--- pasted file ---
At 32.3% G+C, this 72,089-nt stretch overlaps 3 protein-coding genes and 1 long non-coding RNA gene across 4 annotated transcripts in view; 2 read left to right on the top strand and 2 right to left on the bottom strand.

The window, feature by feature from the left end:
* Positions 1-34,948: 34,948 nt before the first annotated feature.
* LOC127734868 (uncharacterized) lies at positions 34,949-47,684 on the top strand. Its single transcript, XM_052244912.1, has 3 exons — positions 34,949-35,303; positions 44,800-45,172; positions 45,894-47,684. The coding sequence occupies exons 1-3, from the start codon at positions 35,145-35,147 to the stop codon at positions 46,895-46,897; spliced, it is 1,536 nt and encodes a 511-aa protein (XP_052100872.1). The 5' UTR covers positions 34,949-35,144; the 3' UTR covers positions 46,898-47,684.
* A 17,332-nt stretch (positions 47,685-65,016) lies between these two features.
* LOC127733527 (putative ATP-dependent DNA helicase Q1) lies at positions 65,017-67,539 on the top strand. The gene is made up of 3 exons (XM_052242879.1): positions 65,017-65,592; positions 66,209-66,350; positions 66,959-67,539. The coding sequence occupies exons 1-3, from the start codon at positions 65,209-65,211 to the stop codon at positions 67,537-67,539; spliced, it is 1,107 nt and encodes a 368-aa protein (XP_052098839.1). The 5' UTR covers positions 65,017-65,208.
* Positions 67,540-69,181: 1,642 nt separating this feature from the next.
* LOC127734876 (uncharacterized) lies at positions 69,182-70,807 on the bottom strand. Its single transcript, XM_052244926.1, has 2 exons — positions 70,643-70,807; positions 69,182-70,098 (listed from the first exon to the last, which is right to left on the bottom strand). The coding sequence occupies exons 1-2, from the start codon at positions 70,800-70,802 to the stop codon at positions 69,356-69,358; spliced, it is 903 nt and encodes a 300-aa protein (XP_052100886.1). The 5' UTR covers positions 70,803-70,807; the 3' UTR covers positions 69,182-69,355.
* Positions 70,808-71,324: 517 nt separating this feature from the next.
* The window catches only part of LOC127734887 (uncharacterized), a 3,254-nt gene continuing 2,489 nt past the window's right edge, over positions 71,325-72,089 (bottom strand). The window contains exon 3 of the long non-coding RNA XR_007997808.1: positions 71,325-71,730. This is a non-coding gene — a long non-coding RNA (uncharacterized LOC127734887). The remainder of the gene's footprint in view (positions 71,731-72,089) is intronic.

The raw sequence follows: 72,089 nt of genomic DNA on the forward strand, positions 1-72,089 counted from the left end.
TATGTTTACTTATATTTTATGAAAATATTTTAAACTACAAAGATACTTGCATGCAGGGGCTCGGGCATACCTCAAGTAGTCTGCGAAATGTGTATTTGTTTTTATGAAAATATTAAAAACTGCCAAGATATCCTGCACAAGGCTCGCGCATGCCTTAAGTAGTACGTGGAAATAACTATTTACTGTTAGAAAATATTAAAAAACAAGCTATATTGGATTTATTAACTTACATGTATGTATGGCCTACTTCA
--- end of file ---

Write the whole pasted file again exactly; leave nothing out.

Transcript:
At 32.3% G+C, this 72,089-nt stretch overlaps 3 protein-coding genes and 1 long non-coding RNA gene across 4 annotated transcripts in view; 2 read left to right on the top strand and 2 right to left on the bottom strand.

The window, feature by feature from the left end:
* Positions 1-34,948: 34,948 nt before the first annotated feature.
* LOC127734868 (uncharacterized) lies at positions 34,949-47,684 on the top strand. Its single transcript, XM_052244912.1, has 3 exons — positions 34,949-35,303; positions 44,800-45,172; positions 45,894-47,684. The coding sequence occupies exons 1-3, from the start codon at positions 35,145-35,147 to the stop codon at positions 46,895-46,897; spliced, it is 1,536 nt and encodes a 511-aa protein (XP_052100872.1). The 5' UTR covers positions 34,949-35,144; the 3' UTR covers positions 46,898-47,684.
* A 17,332-nt stretch (positions 47,685-65,016) lies between these two features.
* LOC127733527 (putative ATP-dependent DNA helicase Q1) lies at positions 65,017-67,539 on the top strand. The gene is made up of 3 exons (XM_052242879.1): positions 65,017-65,592; positions 66,209-66,350; positions 66,959-67,539. The coding sequence occupies exons 1-3, from the start codon at positions 65,209-65,211 to the stop codon at positions 67,537-67,539; spliced, it is 1,107 nt and encodes a 368-aa protein (XP_052098839.1). The 5' UTR covers positions 65,017-65,208.
* Positions 67,540-69,181: 1,642 nt separating this feature from the next.
* LOC127734876 (uncharacterized) lies at positions 69,182-70,807 on the bottom strand. Its single transcript, XM_052244926.1, has 2 exons — positions 70,643-70,807; positions 69,182-70,098 (listed from the first exon to the last, which is right to left on the bottom strand). The coding sequence occupies exons 1-2, from the start codon at positions 70,800-70,802 to the stop codon at positions 69,356-69,358; spliced, it is 903 nt and encodes a 300-aa protein (XP_052100886.1). The 5' UTR covers positions 70,803-70,807; the 3' UTR covers positions 69,182-69,355.
* Positions 70,808-71,324: 517 nt separating this feature from the next.
* The window catches only part of LOC127734887 (uncharacterized), a 3,254-nt gene continuing 2,489 nt past the window's right edge, over positions 71,325-72,089 (bottom strand). The window contains exon 3 of the long non-coding RNA XR_007997808.1: positions 71,325-71,730. This is a non-coding gene — a long non-coding RNA (uncharacterized LOC127734887). The remainder of the gene's footprint in view (positions 71,731-72,089) is intronic.

The raw sequence follows: 72,089 nt of genomic DNA on the forward strand, positions 1-72,089 counted from the left end.
TATGTTTACTTATATTTTATGAAAATATTTTAAACTACAAAGATACTTGCATGCAGGGGCTCGGGCATACCTCAAGTAGTCTGCGAAATGTGTATTTGTTTTTATGAAAATATTAAAAACTGCCAAGATATCCTGCACAAGGCTCGCGCATGCCTTAAGTAGTACGTGGAAATAACTATTTACTGTTAGAAAATATTAAAAAACAAGCTATATTGGATTTATTAACTTACATGTATGTATGGCCTACTTCA